Bangkok Neutral Internet Exchange (BKNIX) is the first neutral Internet Exchange Point (IXP) in Thailand. It was established to improve the quality and speed of the Internet in Thailand and help lower the cost of Internet access for consumers.
BKNIX was officially launched in February 2015, but this was preceded by two years of discussion.
In early 2013, we first reached out to stakeholders such as ISPs, relevant local regulators, governmental research centers and educational Internet network organizations to introduce the neutral IXP concept.
We also held our first formal meeting in May that year, which was hosted by the Thai Network Information Center (THNIC) Foundation and Thailand’s National Broadcasting and Telecommunications Commission (NBTC). At that meeting, we discussed ways to improve current local connectivity in Thailand, including the benefits of establishing a neutral IX, using legacy Layer3 connections and moving to pure Layer2 connections. Randy Bush from Internet Initiative Japan (IIJ) and Phillip Smith from Network Startup Resource Center (NSRC) also attended to pass on their knowledge and experience with establishing Layer2 IXs in other regions in the world. Attendees at that meeting accepted the neutral IXP concept and proposed that an open working group be established to allow everyone who was interested in collaborating on an elementary implementation.
In March 2014, a second meeting was held to update stakeholders on the outcomes of the working group and discuss appropriate locations for the IXP. The criteria for the location was as follows:
- It should be neutral and open for members to create a fibre optic connection from their own cable or rent a circuit independently from any third-party providers to IXP infrastructure with no restricted condition nor unacceptable price over international standard price list
- It must be a highly reliable, secure and located away from flood and other known natural disaster paths
- It must have a business plan to encourage business partners and members to join, to ensures its sustainability
Following this meeting, BKNIX Co. Ltd was established as a not-for-profit company operated under the THNIC Foundation, to act as a neutral body to promote the development of the Internet in Thailand, including developing and managing what was to be BKNIX. Note: establishing the company was important for complying with local law and regulations associated with a license to establish and manage an IXP in Thailand.
Looking to the IXP community for support
The first of BKNIX’s two IXPs was set up in Bangna, which is located on the outskirts of Bangkok’s inner city. The second is located much closer to the inner city in the Cyberworld Tower in Huaykwang. Having the two locations provides redundancy and broader access for members.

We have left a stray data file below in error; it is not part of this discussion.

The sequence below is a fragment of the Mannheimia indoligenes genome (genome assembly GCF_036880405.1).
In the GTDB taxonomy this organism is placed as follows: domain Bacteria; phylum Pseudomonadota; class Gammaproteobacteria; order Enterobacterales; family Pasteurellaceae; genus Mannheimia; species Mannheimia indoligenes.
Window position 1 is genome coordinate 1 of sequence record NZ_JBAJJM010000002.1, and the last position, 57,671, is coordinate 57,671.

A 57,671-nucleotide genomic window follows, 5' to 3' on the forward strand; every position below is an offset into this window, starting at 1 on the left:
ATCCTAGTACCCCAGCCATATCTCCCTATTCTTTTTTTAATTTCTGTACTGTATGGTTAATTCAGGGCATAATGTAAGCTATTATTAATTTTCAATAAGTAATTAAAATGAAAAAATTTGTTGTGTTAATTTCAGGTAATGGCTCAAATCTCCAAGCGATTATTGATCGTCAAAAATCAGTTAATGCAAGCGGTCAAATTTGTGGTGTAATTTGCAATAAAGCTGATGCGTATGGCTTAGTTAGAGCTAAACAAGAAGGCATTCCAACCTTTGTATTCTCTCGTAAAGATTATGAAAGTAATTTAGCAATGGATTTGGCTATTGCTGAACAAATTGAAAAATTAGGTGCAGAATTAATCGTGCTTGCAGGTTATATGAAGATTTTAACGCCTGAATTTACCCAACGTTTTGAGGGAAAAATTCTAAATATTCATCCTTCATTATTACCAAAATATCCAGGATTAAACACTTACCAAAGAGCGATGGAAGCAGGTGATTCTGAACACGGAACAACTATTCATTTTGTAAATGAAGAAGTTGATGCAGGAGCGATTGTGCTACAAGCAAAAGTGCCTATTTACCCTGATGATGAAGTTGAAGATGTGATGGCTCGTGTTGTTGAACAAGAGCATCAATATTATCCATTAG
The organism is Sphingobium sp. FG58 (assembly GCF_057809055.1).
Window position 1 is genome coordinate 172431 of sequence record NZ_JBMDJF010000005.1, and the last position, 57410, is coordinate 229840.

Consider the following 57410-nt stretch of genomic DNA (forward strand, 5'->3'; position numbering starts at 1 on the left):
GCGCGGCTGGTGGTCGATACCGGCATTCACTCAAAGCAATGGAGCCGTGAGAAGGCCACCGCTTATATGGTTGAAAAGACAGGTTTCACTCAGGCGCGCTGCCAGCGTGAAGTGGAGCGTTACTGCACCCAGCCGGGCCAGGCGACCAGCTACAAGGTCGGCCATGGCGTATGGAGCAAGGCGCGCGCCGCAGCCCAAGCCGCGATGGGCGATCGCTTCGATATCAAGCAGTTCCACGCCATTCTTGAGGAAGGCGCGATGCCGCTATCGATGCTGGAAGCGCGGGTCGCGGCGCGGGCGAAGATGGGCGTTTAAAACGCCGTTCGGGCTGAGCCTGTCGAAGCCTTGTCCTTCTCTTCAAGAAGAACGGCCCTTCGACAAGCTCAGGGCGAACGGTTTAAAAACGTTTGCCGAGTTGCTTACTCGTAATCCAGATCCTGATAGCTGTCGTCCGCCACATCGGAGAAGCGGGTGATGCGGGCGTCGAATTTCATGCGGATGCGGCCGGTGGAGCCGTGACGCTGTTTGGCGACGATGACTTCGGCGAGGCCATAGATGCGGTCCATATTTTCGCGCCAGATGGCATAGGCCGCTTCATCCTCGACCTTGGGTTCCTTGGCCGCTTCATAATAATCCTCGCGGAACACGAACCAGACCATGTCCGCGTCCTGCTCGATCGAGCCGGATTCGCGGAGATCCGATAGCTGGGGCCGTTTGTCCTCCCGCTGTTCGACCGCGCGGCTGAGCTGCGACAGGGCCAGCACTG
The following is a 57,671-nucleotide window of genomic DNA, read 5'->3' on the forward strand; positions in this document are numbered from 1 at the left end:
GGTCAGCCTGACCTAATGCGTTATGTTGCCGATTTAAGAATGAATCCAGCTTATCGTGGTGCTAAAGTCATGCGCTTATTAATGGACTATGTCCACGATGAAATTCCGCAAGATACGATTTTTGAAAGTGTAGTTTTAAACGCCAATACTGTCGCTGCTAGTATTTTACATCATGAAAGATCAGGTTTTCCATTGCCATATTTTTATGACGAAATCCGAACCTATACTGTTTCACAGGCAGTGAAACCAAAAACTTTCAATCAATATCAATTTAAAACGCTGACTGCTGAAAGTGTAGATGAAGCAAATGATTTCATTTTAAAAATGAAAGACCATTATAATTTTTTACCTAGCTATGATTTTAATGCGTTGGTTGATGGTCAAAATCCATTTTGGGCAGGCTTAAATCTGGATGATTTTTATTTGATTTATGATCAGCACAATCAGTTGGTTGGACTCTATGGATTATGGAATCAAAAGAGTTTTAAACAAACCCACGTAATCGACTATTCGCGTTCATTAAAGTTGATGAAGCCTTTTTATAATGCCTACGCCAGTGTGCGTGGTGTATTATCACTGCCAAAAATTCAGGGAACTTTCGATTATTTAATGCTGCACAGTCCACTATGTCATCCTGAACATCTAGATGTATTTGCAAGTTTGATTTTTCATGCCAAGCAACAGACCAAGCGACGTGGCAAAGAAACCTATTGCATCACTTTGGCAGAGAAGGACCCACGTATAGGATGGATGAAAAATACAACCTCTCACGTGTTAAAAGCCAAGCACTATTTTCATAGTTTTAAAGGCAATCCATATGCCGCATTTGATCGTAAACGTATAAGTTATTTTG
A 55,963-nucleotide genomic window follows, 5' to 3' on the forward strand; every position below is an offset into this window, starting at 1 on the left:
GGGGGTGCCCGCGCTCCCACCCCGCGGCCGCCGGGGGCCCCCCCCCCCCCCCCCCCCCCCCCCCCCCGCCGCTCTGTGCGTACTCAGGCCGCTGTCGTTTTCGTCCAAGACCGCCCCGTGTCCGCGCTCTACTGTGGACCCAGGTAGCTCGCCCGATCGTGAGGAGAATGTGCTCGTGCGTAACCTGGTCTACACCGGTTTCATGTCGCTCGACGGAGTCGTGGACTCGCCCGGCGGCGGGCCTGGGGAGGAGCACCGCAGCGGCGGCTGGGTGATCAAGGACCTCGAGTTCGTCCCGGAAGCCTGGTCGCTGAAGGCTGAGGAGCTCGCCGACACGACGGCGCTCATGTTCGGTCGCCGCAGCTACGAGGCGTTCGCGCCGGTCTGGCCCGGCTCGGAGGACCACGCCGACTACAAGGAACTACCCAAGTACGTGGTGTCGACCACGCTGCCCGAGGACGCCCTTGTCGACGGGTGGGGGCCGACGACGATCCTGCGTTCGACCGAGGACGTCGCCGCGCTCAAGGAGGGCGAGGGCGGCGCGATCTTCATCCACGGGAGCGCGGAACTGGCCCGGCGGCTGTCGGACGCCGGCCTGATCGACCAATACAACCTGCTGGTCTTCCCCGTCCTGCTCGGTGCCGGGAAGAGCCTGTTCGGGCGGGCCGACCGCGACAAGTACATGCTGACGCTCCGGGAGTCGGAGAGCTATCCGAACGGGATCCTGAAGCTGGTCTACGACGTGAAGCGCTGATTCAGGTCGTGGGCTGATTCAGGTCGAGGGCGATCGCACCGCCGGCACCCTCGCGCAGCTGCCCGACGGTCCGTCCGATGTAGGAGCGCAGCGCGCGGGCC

Before we launched the first IXP, we sent a group of engineers to Sweden to receive training from Netnod, a not-for-profit, neutral and independent IXP. Google was also helpful in sponsoring training, and providing best practices and knowledge for our engineers, as were IIJ, ISOC, NECTEC and NSRC – the latter three helped with acquiring most of the equipment.
We recognize the need to stay up to date with trends in technology so that we can provide innovative services for our members. This is why our engineers participate in discussions at Asia Pacific Internet Exchange (APIX) meetings held at APNIC and APRICOT conferences, where they learn and share best practices, expertise, new technical issues and lesson-learned.
We also provide opportunities for our members to develop their skills and peering capabilities too, hosting an annual BKNIX Peering Forum – BPF 2017 will be happening from 15 to 16 May 2017.
Three steps to success
As I’ve outlined above, a lot goes into establishing an IXP. Upon reflection, there were three key steps that I’d recommend others include in their own IXP plans:
- Include ISPs in the process from the very beginning – they will be your main members and your success will ultimately be gauged on them, particularly major ISPs, connecting to your IXP. Along the way, it’s important to highlight:
- organizations like BKNIX are not competitors, and
- although an IXP will enable smaller ISPs to enter the market (increasing competition that may affect business), in the long run, connecting to an IXP will improve service development and increase access to more users
- Be open and neutral – and stay that way. These features are important for building confidence among members and potential participants that the IXP is not being compromised
- Establish an administrative body – this must be a legitimate organization under relevant law and regulations from the beginning. This will protect you from legal issues that might affect your service in the future.
BKNIX was ultimately established to minimize the complexity of the domestic Internet network, but the flow-on effects have been just as important. It has improved the efficiency of information exchange between local ISPs, reduced their operational costs, provided an opportunity for smaller ISPs to develop, and increased competition, all of which has resulted in better Internet quality, speed and connectivity.
With more operational money and competition for users, ISPs have also focused on developing greater accessibility to reach new customers in rural areas. It’s hoped this expansion will improve learning and economic development outside of urban cities, which will improve Thailand’s standing.
Co-authored by Kittinan Sriprasert
Werachart Muttitanon is Project Coordinator at BKNIX.
The views expressed by the authors of this blog are their own and do not necessarily reflect the views of APNIC. Please note a Code of Conduct applies to this blog.